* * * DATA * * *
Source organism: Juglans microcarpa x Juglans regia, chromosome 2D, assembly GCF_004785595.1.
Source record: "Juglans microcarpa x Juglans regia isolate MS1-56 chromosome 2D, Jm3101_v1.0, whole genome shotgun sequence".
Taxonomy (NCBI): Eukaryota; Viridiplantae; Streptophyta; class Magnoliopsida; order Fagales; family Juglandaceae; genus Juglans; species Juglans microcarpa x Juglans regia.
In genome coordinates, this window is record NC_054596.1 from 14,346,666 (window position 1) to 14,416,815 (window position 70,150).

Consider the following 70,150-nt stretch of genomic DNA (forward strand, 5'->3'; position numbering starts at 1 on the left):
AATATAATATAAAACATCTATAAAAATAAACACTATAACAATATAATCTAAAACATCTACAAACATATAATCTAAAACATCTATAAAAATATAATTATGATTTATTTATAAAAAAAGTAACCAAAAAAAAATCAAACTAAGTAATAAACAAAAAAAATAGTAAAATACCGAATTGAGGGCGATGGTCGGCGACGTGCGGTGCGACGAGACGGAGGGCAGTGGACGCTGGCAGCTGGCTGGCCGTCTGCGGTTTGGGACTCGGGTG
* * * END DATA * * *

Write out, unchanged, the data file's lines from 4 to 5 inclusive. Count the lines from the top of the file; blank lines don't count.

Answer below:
In genome coordinates, this window is record NC_054596.1 from 14,346,666 (window position 1) to 14,416,815 (window position 70,150).

Consider the following 70,150-nt stretch of genomic DNA (forward strand, 5'->3'; position numbering starts at 1 on the left):